Herceptin (chemical name: trastuzumab) is a targeted therapy medicine used to treat HER2-positive breast cancer.
Since 2005, the standard of care has been to give Herceptin for 1 year after surgery and chemotherapy to reduce the risk of recurrence (the cancer coming back) of HER2-positive, early-stage breast cancer.
First results from the PERSEPHONE trial suggest that giving Herceptin for 6 months after surgery and chemotherapy offers the same decrease in recurrence risk as giving it for 1 year.
The research was presented on June 4, 2018 at the American Society of Clinical Oncology 2018 Annual Meeting. Read the abstract of “PERSEPHONE: 6 versus 12 months (m) of adjuvant trastuzumab in patients (pts) with HER2 positive (+) early breast cancer (EBC): Randomised phase 3 non-inferiority trial with definitive 4-year (yr) disease-free survival (DFS) results.”
HER2-positive breast cancers make too much of the HER2 protein. The HER2 protein sits on the surface of cancer cells and receives signals that tell the cancer to grow and spread. About one out of every four breast cancers is HER2-positive. HER2-positive breast cancers tend to be more aggressive and harder to treat than HER2-negative breast cancers.
Herceptin works by attaching to the HER2 protein and blocking it from receiving growth signals. Herceptin, which is given intravenously, is approved by the U.S. Food and Drug Administration to:
- treat advanced-stage, HER2-positive breast cancers
- lower the risk of recurrence of early-stage, HER2-positive breast cancers with a high risk of recurrence
Treatments given after surgery to reduce the risk of recurrence are called adjuvant treatments.
The PERSEPHONE study included 4,088 women diagnosed with early-stage, HER2-positve breast cancer between October 2007 and July 2015:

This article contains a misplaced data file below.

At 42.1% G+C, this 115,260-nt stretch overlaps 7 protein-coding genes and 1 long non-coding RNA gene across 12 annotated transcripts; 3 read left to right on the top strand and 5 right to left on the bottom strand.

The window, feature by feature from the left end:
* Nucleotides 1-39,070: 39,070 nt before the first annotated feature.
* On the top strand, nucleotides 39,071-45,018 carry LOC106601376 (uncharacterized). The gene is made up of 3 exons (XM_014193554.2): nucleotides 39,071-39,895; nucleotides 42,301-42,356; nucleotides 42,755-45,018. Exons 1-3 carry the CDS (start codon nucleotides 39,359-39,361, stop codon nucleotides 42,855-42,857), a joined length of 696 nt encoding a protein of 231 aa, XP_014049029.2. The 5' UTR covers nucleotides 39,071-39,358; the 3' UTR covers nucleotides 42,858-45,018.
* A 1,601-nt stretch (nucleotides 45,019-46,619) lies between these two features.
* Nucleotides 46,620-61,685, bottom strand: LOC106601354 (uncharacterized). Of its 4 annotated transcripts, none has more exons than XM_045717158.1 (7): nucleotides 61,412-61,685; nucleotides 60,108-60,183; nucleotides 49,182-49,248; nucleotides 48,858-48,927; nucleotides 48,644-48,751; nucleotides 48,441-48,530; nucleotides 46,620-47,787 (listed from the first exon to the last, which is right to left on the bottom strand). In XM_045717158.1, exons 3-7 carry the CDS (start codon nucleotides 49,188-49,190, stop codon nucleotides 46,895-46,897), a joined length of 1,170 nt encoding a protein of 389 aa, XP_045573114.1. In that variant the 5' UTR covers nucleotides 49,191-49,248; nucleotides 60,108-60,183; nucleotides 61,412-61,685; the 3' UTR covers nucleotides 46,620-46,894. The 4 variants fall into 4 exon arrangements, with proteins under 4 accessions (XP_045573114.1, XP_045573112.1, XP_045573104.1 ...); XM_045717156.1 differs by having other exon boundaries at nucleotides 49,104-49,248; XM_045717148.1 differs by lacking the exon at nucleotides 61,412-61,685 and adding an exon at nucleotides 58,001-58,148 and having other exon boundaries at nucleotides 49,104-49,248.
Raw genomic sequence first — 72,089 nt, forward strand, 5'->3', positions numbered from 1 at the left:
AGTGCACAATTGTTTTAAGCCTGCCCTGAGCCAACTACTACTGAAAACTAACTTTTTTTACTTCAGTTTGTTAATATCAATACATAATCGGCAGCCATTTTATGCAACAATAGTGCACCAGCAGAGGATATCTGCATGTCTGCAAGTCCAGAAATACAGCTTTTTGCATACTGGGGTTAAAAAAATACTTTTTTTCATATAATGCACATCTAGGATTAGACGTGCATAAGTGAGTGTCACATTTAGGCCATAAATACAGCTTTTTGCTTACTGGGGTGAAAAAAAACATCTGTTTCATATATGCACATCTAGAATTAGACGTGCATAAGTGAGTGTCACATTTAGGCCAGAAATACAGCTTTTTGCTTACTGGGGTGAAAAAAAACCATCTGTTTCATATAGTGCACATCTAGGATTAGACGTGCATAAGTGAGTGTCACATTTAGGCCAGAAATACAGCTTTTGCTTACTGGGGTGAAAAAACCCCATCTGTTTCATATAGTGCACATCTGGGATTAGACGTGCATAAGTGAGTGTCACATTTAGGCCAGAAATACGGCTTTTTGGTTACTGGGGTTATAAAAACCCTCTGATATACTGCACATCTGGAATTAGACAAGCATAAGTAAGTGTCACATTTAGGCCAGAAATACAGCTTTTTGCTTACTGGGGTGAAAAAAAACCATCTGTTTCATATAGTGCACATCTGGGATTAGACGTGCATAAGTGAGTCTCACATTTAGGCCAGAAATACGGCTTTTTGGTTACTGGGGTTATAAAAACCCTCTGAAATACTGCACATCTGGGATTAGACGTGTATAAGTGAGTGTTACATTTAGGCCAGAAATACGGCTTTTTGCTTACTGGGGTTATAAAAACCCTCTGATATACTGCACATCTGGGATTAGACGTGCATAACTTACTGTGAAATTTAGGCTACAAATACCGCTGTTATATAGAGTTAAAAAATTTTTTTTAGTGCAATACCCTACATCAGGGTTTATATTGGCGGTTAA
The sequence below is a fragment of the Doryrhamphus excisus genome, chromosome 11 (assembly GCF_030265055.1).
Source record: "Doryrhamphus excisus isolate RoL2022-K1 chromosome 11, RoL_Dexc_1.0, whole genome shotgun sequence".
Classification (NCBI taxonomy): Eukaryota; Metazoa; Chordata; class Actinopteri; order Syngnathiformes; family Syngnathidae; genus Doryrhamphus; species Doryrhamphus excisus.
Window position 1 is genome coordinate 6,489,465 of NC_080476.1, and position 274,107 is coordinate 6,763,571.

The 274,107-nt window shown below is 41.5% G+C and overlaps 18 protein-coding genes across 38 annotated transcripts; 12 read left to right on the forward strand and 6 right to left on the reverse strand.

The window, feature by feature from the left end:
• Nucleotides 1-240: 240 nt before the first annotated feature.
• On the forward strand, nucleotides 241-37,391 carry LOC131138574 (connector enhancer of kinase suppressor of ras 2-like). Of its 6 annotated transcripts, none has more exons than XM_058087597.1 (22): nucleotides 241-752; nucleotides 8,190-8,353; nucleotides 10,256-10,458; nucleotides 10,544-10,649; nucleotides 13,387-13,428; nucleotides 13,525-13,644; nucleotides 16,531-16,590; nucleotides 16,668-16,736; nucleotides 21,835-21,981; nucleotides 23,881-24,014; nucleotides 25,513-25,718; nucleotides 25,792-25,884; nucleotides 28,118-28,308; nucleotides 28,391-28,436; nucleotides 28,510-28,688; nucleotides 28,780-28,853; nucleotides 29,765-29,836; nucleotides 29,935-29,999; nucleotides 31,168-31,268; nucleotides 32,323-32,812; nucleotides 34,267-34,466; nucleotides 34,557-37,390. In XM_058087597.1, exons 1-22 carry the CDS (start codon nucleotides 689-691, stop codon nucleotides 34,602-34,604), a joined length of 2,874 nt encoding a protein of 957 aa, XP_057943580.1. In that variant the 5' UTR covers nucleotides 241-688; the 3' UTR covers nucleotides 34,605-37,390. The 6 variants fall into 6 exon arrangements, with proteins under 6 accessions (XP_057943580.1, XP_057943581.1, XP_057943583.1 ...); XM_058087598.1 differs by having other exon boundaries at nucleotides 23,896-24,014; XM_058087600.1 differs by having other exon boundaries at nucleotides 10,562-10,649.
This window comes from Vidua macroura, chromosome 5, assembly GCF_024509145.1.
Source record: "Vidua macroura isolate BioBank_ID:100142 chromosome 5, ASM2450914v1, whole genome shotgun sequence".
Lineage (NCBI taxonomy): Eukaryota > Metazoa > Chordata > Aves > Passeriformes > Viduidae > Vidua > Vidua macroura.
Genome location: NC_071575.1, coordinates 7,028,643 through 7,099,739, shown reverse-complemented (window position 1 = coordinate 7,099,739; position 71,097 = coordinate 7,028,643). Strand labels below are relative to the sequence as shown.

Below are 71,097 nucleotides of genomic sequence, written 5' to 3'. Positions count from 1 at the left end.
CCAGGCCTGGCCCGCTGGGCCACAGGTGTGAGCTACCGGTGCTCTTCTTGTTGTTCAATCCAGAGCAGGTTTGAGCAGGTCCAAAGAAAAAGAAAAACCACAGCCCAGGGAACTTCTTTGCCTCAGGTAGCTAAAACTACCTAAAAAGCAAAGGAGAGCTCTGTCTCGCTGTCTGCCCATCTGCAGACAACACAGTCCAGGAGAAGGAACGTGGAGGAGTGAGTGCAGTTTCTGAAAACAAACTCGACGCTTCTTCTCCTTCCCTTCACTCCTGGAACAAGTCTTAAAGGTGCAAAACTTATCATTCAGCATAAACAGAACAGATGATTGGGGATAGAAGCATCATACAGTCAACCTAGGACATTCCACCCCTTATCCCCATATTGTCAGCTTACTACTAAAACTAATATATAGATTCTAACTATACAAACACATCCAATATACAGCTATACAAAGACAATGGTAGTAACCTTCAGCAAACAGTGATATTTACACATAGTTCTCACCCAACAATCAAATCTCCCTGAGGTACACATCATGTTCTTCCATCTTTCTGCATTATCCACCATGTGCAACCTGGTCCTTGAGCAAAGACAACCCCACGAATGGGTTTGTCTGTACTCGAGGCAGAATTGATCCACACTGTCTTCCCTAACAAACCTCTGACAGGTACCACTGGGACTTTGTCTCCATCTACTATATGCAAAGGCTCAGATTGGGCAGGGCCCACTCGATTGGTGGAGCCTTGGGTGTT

- 69% of the cancers also were hormone-receptor-positive
- 85% of the women had chemotherapy after surgery
The women were randomly assigned to receive either 6 months or 12 months of Herceptin after surgery and chemotherapy.
The goal of the study was to see if 6 months of Herceptin after surgery would offer disease-free survival rates after 4 years that were no more than 3% lower than disease-free survival rates in women who were treated with Herceptin for 12 months.
Disease-free survival is how long the women lived without the cancer coming back.
Half the women were followed for more than 5 years and half were followed for shorter periods of time.
The researchers found that:
- 89.4% of the women who received 6 months of Herceptin were alive with no recurrence
- 89.8% of the women who received 12 months of Herceptin were alive with no recurrence
Heart problems, including heart muscle damage and heart failure, are possible serious side effects of Herceptin. Women who received only 6 months of Herceptin were 50% less likely to stop treatment because of heart problems:
- 4% of the women treated with 6 months of Herceptin stopped treatment because of heart problems
- 8% of the women treated with 12 months of Herceptin stopped treatment because of heart problems
"The PERSEPHONE trial first results demonstrate that 6 months of adjuvant trastuzumab is noninferior to 12 months," said Helena Earl of the University of Cambridge at a press briefing about the research. She is the lead author of the study. "Quality of life, patient-reported experience, and health-economic assessments are ongoing. [The study] marks the first steps towards reduction of treatment duration for many women with HER2-positive breast cancer."
While the results suggest a possible new standard of care for HER2-positive, early-stage breast cancer, more research is needed.
"What we're saying at the moment is that we need to have a detailed look at this group of patients," Earl said. "The headline result is that 6 months is as good as 12 months. This is a real-world result, but we need to be very careful and cautious about coming out at this point and saying, 'Yes, 6 months is enough.'"
Stay tuned to Breastcancer.org Research News for the latest information on how long Herceptin is given after surgery for early-stage, HER2-positive disease.